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Tuesday, May 30, 2023

When Times Are Bad, a Good CFO Can Be a Lifesaver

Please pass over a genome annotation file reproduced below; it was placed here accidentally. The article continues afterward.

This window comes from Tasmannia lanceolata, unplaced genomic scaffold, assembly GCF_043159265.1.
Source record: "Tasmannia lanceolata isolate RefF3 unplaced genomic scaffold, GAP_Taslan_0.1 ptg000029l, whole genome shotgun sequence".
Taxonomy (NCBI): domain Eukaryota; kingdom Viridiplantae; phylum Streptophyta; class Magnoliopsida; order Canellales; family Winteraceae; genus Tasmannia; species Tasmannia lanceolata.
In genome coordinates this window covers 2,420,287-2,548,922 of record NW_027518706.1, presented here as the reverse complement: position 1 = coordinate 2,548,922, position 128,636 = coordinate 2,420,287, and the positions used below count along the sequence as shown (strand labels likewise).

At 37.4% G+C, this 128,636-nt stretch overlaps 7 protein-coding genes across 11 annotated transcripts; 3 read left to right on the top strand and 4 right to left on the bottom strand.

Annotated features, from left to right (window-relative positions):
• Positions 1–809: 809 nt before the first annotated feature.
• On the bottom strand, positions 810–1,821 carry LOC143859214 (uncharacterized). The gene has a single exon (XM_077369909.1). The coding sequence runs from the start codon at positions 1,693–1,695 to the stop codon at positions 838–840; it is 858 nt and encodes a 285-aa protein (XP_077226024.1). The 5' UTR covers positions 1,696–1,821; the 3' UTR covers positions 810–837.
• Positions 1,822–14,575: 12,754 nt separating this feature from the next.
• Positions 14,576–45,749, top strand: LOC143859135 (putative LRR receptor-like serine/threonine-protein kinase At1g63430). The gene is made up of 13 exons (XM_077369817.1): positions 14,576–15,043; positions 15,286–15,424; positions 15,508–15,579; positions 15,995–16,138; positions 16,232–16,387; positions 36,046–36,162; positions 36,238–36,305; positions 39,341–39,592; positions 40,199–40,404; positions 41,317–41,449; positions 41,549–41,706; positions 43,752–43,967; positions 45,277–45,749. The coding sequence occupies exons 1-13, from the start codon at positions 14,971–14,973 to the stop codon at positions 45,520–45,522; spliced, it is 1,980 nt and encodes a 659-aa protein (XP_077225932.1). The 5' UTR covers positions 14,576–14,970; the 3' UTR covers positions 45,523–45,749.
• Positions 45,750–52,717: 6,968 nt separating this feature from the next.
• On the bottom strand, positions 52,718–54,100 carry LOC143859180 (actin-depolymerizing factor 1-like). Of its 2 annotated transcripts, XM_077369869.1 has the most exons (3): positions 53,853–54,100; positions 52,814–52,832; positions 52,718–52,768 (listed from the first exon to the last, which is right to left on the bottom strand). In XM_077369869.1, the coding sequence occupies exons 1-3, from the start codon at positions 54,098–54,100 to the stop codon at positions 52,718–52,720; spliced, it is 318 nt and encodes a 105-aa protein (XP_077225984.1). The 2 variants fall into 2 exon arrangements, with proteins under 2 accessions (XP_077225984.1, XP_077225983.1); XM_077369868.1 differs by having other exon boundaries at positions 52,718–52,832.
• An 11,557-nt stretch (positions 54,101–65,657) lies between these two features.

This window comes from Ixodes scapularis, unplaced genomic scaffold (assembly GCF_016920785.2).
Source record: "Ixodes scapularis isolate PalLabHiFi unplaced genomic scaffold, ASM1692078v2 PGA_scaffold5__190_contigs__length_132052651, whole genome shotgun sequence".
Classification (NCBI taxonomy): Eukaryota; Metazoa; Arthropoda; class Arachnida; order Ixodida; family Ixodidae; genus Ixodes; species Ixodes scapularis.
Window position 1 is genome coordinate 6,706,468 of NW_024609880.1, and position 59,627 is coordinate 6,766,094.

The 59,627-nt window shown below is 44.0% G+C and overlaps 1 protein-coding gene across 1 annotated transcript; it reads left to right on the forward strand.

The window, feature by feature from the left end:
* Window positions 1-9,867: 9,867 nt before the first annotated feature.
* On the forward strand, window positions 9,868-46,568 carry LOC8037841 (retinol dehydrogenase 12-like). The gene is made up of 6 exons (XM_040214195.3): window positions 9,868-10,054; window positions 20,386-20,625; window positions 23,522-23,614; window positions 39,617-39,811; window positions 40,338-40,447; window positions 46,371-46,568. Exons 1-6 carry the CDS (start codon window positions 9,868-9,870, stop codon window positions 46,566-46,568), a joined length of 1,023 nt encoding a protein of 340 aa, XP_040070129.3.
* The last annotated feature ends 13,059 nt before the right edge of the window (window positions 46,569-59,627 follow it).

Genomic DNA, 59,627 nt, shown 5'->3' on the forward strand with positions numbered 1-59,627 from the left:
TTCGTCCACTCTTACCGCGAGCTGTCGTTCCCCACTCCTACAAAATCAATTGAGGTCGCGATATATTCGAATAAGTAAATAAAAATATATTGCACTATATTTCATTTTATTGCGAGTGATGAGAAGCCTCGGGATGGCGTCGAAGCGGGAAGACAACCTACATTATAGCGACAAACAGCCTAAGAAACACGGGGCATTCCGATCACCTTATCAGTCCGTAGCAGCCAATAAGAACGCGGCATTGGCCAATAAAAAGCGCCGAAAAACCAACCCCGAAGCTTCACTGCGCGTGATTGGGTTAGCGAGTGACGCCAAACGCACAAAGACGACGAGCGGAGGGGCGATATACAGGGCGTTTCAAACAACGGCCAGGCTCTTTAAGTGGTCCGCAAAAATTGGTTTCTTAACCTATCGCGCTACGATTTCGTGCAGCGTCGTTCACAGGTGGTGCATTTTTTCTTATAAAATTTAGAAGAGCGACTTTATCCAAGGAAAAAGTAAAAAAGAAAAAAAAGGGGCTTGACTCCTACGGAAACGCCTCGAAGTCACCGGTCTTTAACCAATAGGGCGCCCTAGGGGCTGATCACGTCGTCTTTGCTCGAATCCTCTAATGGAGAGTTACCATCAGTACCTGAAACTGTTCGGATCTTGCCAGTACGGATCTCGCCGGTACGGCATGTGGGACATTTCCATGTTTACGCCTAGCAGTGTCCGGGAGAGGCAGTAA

In December 2002, the CFO of Castle Precision Industries, a local aerospace manufacturer, abruptly left the company which was experiencing severe fallout from the Sept. 11 terrorist attacks. “Things were really bleak here,” said Christine Riedy, “and the previous CFO just threw up his hands and left and said, ‘you need to file for bankruptcy.'” The owners of the company didn’t see that as an option, so they called Riedy, who had worked for the company for two years in the late ’90s but had left to open her own business in the Midwest. “I said I would come back for a little while and help out, and now it’s been six-and-a-half years,” said Riedy with a laugh. Two weeks after she came back, she said, “the Valley Economic Development Center really saved the company by giving us an emergency loan.” But then things went from bad to worse. In February 2003, Riedy said, she called the bank to get some money from their revolving line of credit and was informed that the FDIC had seized the bank and there was no more money to be borrowed. That’s a dramatic example of how badly things can go wrong, but not terribly unlike the situation, Bob Hudson, CFO of Henry Mayo Newhall Memorial Hospital found himself in when he was brought aboard to deal with a sinking ship. The hospital was $12 million in debt, said Hudson. “We had no cash, a whole bunch of unhappy creditors and real poor morale throughout the organization.” Even banks can have these types of problems, as was the case at California Oaks State Bank in Thousand Oaks in 2003. Cole Minnick was brought in as the chief executive officer to help right the bank after it was put under a cease-and-desist order by the federal government due to practices by its former chief financial officer. The first thing he did was ask a CFO he had formerly worked with, Jerry Smith, to help him get things back on track. “He was very instrumental,” said Minnick about Smith’s role in correcting the problems. They were required to raise an additional $2 million in capital and then comply with a host of regulations requiring revamping of the bank’s management practices and reporting standards. Recovery All three of these organizations were able to recover from their trauma, thanks largely to the efforts of their chief financial officers. But it wasn’t easy. Each of these CFO’s faced similar challenges angry vendors, demoralized employees and nervous clients. And all say that staying focused as one of the keys to their turnarounds. “When things look their worst,” said Hudson, “you’ve got to focus on what’s most important Get rid of the extraneous stuff, don’t let people distract you, and above all else, cash is king.” In Riedy’s case, the company’s vendors and the sales team were not happy when she tightened up credit terms. “I had to be the bad person to say to the people here, ‘you can’t take business from this customer because we can’t take any chances they won’t pay,'” she said. One of Hudson’s first decisions after evaluating the situation at Henry Mayo was that the hospital should file for bankruptcy protection. “I was the one who made the decision to go Chapter 11,” said Hudson. “It absolutely was the right decision but if I had another 90 days I could have avoided it.” He cautions others who are considering the option. “The one thing I can say about Chapter 11 is avoid it at all costs,” he emphasized. “Figure out a way to work it out if you can, because the attorneys, the accountants and the consultants all get rich off of you and they get paid first. There’s no way around it and once you start down the path you lose control.” Motivating the troops Transparency and teamwork was important in each turnaround as well. At Cal Oaks, Minnick said he immediately got all of the management team together and told them what was happening. “We didn’t hide anything at all,” he said. “and we told them what we were going to do to fix it.” The fixing took a lot of hard work and extra hours, Minnick said. Monthly staff meetings kept people on track. Even the lenders participated, he said, staying late and coming in on weekends when needed. “We didn’t really get rid of a lot of people,” said Minnick. “By all respects, we just gained their trust and confidence that we would rebuild the bank and it wouldn’t get any worse.” They also gave stock options to some of the key players which became more valuable as the bank recovered. Castle Precision’s CFO also identified some internal assets that might have otherwise gone untapped, such as using the sales manager to make collections calls. “That shouldn’t have been his role,” Riedy said, but she knew he was very good on the telephone so Riedy asked him for help and he started making “lots and lots of phone calls,” to help bring in money from the accounts receivables. To help morale at the hospital, Hudson said he walked around a lot, made sure everybody got paid on time, and, he added, “I never made a promise I couldn’t keep.” The good news As the aerospace industry improved, so did Castle Precision. They successfully restructured their debt and now have a revolving line of credit and a term loan with California United Bank. “We were down to 90 employees then,” said Riedy, “and now we’re up to 150 and back up to where we were pre-9/11 in terms of sales.” The California Oaks turnaround took about six months, said Minnick, going “from basically a failed institution to one that passed with pretty good ratings.” Jerry Smith, the CFO Minnick brought on, continues there in his capacity. He did not respond to an interview request. And Henry Mayo Newhall Memorial Hospital is doing so well it is qualified for a $75 million bond and is investing in major improvements and an expansion of the medical center.

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